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Tuesday, November 05, 2013

A fter the blood and sweat, now the tears: The Norwottuck Shoppes mall in Hadley was totally destroyed by a fire on October 26. The simple wooden structure was home to mom-and-pop businesses, some owned by immigrants, that kept going on more hard work than capital. A concentration of food shops with attractive specialties had made the mall a destination; Mi Tierra, the popular Mexican restaurant, the Banh Mi Saigon sandwich shop, Wing Wong Restaurant, International Food Market, Casablanca Halal Market and Greggory’s Pastry Shop were among the 11 businesses lost in the fire, as was College Pro Computers, whose owner, Steve Marcil of Chicopee, had been in business at the mall for 22 years. Two apartments were also destroyed.

Mirth prevails as artist Angela Zammarelli and Riverside Industries participant David Coderre display puppets they made as part of the Riverside Arts program. Riverside Industries is looking for artists to volunteer to share creative moments with developmentally disabled Riverside clients, who are employed in colleges and businesses all over the Valley thanks to support from Riverside Industries. Riverside just completed a successful campaign to raise $1 million to replace 912 100-year-old windows in the historic former textile mill it owns at One Cottage Street in Easthampton, where it shares space with 80 artists and craftspeople.

 

By the Numbers:

 

Number of pounds of genetically engineered food eaten by the average American each year, according to Environmental Working Group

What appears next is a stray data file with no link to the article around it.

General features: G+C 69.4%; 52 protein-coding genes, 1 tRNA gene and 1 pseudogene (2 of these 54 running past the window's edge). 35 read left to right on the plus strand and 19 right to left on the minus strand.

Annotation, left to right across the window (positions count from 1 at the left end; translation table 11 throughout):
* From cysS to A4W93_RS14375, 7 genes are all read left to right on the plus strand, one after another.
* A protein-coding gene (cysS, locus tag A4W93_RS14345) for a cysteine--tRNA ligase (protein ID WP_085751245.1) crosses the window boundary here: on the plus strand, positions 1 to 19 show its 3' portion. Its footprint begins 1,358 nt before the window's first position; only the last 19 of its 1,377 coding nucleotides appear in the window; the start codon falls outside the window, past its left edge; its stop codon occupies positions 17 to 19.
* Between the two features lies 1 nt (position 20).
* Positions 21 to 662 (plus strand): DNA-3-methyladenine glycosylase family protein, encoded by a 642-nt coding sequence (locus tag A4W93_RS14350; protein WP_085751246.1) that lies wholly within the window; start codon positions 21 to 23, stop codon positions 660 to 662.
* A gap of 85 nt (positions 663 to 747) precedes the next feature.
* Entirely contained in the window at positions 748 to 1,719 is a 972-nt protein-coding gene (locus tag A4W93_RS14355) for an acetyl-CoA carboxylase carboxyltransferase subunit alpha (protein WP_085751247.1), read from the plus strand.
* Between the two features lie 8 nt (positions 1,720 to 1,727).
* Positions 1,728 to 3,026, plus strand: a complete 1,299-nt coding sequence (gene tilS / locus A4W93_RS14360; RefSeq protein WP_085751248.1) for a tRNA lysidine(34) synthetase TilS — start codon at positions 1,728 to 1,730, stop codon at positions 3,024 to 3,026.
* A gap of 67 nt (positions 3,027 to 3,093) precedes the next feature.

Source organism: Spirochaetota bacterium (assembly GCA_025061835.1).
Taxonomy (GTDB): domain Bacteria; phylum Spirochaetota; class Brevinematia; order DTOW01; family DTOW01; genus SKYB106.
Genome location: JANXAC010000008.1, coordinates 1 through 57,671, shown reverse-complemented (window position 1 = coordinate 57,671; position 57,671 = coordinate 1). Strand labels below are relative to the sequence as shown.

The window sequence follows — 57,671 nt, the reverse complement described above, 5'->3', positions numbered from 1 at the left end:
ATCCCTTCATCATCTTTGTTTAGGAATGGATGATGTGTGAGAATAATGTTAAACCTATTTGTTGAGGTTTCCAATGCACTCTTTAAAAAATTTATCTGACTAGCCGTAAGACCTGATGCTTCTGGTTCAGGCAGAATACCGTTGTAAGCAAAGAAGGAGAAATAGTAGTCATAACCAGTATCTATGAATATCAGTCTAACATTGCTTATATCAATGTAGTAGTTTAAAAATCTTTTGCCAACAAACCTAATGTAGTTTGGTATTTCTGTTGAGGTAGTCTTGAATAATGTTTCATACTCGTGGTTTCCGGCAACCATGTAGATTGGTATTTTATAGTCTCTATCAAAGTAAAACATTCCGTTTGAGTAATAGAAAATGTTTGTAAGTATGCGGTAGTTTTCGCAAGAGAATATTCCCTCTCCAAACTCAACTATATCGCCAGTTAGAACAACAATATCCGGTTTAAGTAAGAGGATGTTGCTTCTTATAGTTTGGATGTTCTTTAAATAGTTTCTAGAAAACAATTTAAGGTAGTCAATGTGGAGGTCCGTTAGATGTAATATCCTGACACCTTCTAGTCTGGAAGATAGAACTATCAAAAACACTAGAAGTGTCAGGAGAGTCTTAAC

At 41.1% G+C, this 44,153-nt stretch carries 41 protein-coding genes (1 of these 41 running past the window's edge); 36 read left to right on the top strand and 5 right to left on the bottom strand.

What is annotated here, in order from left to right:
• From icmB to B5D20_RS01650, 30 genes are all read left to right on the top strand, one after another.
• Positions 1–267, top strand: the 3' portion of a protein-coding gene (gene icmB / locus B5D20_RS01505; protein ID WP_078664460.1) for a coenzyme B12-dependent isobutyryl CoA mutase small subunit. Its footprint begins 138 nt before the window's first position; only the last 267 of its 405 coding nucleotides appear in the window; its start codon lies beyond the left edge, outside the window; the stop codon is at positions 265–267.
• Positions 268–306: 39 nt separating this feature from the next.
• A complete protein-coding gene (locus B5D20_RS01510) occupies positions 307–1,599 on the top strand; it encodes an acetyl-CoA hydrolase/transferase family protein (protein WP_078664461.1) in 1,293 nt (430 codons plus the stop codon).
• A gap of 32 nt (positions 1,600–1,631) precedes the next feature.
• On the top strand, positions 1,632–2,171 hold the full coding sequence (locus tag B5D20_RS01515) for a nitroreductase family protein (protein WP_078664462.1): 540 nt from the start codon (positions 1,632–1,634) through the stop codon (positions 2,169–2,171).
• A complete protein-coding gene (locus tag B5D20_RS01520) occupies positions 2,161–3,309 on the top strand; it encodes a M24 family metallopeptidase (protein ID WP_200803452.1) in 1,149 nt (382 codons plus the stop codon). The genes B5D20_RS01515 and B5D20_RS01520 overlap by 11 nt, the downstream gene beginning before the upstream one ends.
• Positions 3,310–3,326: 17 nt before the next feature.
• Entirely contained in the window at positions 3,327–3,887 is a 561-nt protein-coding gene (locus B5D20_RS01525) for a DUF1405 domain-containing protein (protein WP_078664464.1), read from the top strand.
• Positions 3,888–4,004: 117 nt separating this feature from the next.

A petition bearing 125,000 signatures has been sent to major food and chemical companies with demands that they stop spending money through the Grocery Manufacturers’ Association to fight laws requiring labeling of genetically engineered food. The petition went to 65 firms, including PepsiCo, Coca Cola, General Mills, Campbell’s Soup, Smucker, Land O’ Lakes, Cargill, DelMonte, Hershey and Ocean Spray. The petition drive was organized by Just Label It and Environmental Working Group.

Laws requiring labeling of GMO foods have passed in two states, Connecticut and Maine, but they cannot go into effect until other states pass similar laws. The Connecticut law requires that four other states, one adjacent to Connecticut, pass a GMO labeling law; the Maine law requires that five other states, or any number of states with a combined population of 20 million, pass such a law.

Why? According to Rebecca Spector of the Center for Food Safety, “They want other states in their region to pass it, so if there is a legal challenge, they can pool resources to support each other.”

In Massachusetts, a GMO labeling law filed by Rep. Ellen Story (D-Amherst) has had a hearing by the Legislature’s Joint Committee on Public Health, but the committee has not yet issued a report, and it has not given the bill’s sponsors, who include Rep. John Scibak (D-South Hadley) and Peter Kocot (D-Northampton) as well as Story, any information about its stance with regard to the bill. The committee has until March either to act on the bill or to request more time.

 

“Sometimes we run in place, but in this case we seem to be running backwards.”

 

—Massachusetts Sen. Stan Rosenberg (D-Amherst) on why 93 homeless families, including some from the Boston area, are living in two of Greenfield’s three motels, though a state homelessness prevention program received a boost in funding for the current fiscal year

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